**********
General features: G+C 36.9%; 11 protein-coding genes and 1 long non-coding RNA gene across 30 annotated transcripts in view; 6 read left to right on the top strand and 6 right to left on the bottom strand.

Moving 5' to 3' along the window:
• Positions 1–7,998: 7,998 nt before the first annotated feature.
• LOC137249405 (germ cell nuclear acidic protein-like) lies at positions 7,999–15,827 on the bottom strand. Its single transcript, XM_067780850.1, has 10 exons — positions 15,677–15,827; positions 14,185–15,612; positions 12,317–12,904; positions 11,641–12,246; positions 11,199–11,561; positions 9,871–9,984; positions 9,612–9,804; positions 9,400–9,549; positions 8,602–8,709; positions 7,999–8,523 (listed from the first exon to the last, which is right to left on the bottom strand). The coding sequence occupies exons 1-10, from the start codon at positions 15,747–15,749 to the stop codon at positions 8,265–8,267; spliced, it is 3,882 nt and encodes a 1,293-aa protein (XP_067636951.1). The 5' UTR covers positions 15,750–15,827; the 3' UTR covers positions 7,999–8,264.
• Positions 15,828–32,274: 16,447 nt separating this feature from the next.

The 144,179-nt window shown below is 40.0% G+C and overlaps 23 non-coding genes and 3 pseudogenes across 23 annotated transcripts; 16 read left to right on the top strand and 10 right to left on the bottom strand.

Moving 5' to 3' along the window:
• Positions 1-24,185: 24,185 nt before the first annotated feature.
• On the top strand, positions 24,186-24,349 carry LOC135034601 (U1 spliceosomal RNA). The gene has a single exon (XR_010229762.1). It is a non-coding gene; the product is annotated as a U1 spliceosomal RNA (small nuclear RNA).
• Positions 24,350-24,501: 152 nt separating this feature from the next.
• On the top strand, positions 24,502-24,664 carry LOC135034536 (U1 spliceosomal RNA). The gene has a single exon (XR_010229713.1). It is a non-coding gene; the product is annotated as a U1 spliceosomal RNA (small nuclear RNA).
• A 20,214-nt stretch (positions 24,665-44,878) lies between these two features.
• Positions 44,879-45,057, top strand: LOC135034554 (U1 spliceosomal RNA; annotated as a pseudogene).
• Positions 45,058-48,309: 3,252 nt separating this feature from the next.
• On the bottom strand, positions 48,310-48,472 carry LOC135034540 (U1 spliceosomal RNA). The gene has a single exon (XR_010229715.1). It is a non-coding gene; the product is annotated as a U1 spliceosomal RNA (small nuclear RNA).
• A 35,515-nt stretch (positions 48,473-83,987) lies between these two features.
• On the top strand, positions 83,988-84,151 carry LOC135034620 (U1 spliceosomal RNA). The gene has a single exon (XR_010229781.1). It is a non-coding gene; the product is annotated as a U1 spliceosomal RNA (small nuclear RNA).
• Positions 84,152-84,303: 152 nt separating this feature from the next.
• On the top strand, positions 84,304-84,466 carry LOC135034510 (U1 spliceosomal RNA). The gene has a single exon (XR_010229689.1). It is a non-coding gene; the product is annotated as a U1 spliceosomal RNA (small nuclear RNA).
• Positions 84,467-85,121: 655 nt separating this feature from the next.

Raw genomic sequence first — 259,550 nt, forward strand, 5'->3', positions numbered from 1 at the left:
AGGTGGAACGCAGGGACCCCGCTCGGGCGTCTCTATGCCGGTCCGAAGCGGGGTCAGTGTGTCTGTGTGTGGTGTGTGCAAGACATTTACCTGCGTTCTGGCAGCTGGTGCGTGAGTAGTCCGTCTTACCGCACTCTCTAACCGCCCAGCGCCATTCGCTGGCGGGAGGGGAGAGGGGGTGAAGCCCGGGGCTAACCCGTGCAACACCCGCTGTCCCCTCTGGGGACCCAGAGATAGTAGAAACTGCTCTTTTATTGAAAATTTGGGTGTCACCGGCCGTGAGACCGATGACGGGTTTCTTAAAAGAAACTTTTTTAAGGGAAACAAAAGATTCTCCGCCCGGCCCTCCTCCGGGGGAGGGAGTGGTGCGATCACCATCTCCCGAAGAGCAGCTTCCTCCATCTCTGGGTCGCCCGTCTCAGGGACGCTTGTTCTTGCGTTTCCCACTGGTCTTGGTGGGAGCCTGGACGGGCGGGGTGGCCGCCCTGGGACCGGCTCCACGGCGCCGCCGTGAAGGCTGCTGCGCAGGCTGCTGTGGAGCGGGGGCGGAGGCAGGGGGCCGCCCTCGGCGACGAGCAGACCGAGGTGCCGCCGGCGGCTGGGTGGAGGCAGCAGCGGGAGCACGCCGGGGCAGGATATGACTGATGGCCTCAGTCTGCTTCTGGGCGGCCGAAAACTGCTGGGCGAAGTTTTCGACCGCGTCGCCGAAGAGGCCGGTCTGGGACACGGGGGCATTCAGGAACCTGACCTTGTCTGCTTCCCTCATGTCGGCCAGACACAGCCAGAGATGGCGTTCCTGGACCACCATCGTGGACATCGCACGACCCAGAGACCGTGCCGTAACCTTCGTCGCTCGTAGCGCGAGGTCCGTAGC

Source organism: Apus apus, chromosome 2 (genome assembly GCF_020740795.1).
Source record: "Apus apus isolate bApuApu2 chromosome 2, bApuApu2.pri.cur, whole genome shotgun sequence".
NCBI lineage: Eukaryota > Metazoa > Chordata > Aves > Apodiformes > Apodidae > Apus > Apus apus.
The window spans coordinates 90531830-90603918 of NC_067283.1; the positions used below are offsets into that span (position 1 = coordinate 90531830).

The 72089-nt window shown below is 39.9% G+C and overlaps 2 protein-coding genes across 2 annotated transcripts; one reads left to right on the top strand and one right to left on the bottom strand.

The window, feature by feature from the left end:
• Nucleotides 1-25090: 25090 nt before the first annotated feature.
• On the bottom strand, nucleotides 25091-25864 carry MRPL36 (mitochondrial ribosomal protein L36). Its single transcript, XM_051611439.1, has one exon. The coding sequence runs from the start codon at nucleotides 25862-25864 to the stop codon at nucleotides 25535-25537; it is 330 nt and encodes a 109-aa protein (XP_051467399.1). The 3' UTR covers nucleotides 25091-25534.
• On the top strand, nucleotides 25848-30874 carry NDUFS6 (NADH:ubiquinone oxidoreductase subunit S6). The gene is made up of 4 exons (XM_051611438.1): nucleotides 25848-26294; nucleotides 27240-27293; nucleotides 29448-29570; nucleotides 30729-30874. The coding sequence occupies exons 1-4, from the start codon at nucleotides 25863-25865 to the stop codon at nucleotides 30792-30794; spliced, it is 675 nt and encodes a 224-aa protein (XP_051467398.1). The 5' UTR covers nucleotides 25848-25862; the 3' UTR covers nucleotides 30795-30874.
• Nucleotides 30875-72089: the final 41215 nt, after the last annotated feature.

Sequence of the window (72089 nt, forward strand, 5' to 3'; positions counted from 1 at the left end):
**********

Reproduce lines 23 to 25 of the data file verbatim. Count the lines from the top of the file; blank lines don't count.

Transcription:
Source organism: Apus apus, chromosome 2 (genome assembly GCF_020740795.1).
Source record: "Apus apus isolate bApuApu2 chromosome 2, bApuApu2.pri.cur, whole genome shotgun sequence".
NCBI lineage: Eukaryota > Metazoa > Chordata > Aves > Apodiformes > Apodidae > Apus > Apus apus.